Dennis Hopper dies; actor, director's 'Easy Rider' became a generational marker

Actor, director and artist Dennis Hopper died Saturday. Hopper had a long and tumultuous career that included such films as "Easy Rider," "Hoosiers," "Blue Velvet," and "Speed." His cancer was diagnosed last year.
By Adam Bernstein
Sunday, May 30, 2010

Dennis Hopper, 74, an actor and director whose low-budget biker movie "Easy Rider" made an unexpected fortune by exploring the late 1960s counterculture and who changed Hollywood by helping open doors to younger directors including Steven Spielberg and George Lucas, died May 29 at his home in Venice, Calif.

Mr. Hopper, who enjoyed a career resurgence in the 1980s and 1990s playing alcoholics and compelling psychopaths in films including "Hoosiers," "Blue Velvet" and "Speed," learned he had prostate cancer last year.

"Easy Rider," released in 1969, was often called a generational marker, a film set to a pulsating rock soundtrack and filled with hallucinogenic imagery meant to evoke the rebellious youth counterculture.

As its director, co-star and co-screenwriter, Mr. Hopper called the film his "state of the union message" about a country on the brink of self-destruction because of the Vietnam War, political assassination, prejudice, intolerance and greed. He, actor Peter Fonda and writer Terry Southern shared an Oscar nomination for best original screenplay.

Independently financed, "Easy Rider" cost less than $500,000 to make and grossed tens of millions of dollars. This success astonished executives at many Hollywood studios, which were losing lots of money after years of making flops like the musical "Dr. Dolittle."

The economic success of the film "signaled a sea change in Hollywood, causing studio chiefs to embrace the new 'youth audience' and offer employment to other young, even untried, filmmakers," said film critic and historian Leonard Maltin.

"Easy Rider" was credited with helping usher in the "New Hollywood" of the 1970s with the rise of younger directors including Spielberg, Lucas, Martin Scorsese, Francis Ford Coppola and Peter Bogdanovich.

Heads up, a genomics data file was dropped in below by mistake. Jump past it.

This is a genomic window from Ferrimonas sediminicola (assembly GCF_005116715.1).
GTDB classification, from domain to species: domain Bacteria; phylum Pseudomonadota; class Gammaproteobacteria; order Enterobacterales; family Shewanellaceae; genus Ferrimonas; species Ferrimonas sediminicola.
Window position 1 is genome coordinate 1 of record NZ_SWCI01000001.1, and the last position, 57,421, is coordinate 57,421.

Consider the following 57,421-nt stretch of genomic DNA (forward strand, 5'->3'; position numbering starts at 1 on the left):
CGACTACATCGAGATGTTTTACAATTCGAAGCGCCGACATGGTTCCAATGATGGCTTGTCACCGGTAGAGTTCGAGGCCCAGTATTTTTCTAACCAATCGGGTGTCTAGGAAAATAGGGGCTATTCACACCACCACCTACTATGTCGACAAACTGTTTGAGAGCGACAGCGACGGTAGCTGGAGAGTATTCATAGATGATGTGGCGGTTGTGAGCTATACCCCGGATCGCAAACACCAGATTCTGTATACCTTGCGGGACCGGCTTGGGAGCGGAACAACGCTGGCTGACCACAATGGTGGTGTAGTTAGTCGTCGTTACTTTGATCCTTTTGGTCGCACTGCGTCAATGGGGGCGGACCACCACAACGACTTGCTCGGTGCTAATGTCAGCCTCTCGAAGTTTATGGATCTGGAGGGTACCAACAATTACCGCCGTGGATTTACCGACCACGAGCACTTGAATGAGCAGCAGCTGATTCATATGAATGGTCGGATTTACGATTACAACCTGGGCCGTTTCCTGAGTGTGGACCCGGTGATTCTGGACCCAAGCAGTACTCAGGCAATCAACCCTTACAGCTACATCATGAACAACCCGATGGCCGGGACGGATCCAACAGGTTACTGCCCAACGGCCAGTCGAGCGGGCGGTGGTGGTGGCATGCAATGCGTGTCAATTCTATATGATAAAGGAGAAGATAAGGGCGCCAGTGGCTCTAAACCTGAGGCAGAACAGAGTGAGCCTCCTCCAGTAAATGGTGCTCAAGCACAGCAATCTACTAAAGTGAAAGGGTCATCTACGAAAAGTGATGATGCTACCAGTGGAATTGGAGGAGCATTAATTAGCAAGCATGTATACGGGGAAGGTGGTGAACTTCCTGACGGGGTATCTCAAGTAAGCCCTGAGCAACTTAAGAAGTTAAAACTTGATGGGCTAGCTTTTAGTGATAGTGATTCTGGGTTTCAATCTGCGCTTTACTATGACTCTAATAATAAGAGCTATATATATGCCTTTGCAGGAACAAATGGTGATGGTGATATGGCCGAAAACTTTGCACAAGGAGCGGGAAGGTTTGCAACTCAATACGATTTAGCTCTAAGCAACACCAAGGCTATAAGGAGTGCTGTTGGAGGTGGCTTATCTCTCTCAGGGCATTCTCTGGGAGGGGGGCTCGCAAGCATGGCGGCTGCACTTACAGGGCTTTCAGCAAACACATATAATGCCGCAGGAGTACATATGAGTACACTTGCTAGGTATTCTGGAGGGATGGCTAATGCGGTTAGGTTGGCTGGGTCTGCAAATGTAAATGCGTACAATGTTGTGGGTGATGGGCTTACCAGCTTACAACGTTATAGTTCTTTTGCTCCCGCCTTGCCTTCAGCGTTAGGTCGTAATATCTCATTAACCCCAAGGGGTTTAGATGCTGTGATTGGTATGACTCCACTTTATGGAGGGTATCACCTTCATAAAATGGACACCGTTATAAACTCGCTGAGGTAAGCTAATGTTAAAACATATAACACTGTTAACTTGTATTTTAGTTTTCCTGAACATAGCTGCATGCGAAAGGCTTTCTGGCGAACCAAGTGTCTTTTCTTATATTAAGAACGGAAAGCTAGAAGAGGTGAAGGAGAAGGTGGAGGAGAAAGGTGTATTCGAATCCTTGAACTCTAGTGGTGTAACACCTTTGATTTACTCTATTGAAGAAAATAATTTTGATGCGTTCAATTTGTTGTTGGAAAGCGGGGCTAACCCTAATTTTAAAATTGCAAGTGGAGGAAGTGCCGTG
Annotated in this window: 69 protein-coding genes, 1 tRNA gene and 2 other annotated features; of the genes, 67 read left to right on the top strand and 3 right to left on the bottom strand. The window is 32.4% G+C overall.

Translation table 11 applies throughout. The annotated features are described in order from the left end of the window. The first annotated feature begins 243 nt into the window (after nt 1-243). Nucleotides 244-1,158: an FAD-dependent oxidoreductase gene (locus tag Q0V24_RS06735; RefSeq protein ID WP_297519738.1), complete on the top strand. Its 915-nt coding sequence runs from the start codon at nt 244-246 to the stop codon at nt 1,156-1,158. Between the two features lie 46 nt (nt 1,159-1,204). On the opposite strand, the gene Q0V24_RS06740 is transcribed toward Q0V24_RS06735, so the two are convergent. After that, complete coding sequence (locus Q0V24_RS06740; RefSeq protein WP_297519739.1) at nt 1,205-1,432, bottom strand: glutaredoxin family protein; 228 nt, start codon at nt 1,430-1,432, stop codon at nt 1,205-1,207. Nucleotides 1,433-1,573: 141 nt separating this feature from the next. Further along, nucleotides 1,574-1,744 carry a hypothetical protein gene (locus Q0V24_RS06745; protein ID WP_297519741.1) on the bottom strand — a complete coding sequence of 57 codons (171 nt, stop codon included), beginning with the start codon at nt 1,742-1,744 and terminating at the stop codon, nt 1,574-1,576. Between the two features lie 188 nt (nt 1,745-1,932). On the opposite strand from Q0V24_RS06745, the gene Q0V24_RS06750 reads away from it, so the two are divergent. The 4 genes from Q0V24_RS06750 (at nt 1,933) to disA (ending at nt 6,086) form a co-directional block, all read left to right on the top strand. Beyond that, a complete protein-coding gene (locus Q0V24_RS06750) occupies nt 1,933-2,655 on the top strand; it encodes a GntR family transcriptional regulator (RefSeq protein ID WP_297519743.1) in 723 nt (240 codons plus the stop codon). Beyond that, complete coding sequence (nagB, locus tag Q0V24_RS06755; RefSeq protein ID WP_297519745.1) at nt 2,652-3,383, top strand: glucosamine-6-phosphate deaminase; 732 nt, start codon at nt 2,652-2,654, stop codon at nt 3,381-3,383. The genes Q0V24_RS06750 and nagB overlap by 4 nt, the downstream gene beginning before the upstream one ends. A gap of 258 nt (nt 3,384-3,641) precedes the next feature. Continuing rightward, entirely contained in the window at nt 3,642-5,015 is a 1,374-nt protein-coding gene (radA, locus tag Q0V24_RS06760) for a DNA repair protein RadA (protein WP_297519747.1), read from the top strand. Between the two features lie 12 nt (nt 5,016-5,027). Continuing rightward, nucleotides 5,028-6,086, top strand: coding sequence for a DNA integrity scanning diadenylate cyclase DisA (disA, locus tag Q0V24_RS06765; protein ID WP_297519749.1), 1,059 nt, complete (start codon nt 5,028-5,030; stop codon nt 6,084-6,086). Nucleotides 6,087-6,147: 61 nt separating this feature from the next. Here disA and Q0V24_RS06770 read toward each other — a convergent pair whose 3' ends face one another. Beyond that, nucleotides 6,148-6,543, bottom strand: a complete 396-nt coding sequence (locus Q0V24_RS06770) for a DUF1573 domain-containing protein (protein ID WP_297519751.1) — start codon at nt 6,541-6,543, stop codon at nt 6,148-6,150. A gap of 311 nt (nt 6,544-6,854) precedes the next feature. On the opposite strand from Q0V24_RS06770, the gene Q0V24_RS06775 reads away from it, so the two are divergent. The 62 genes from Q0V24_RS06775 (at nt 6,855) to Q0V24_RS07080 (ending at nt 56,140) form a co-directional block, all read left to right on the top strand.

Novice director

Mr. Hopper was a first-time director when he made "Easy Rider." He had started his movie career with promise, opposite James Dean in "Rebel Without a Cause" (1955) and "Giant" (1956). But his reputation for substance-abuse problems and angering veteran directors had caused acting offers from major studios to dry up.

By the mid-1960s, Mr. Hopper was knocking around American International Pictures, a studio specializing in cheaply made films about bikers, drugs and beach parties. He was awakened by a late-night phone call from Fonda, a fellow AIP actor, with the idea for "Easy Rider." It was not easy to persuade movie executives, even at AIP, to finance a movie that showed drug-dealing bikers as heroes.

"I figure you direct it, I produce it, we'll both write it and both star in it, save some money," Fonda told Mr. Hopper, according to Peter Biskind's book "Easy Riders, Raging Bulls: How the Sex-Drugs-and-Rock 'n' Roll Generation Saved Hollywood."

Fonda brought in his friend Southern, a novelist and experienced screenwriter, to shape the script. Fonda and Mr. Hopper found independent investors to bankroll the project, and a major studio, Columbia, then distributed the film.

The story was about two small-time drug dealers (played by Mr. Hopper and Fonda) who make a cocaine sale in Mexico and then set off across the country by motorcycle to Mardi Gras in New Orleans. Along the way, they meet hippies, dropouts and bigots.

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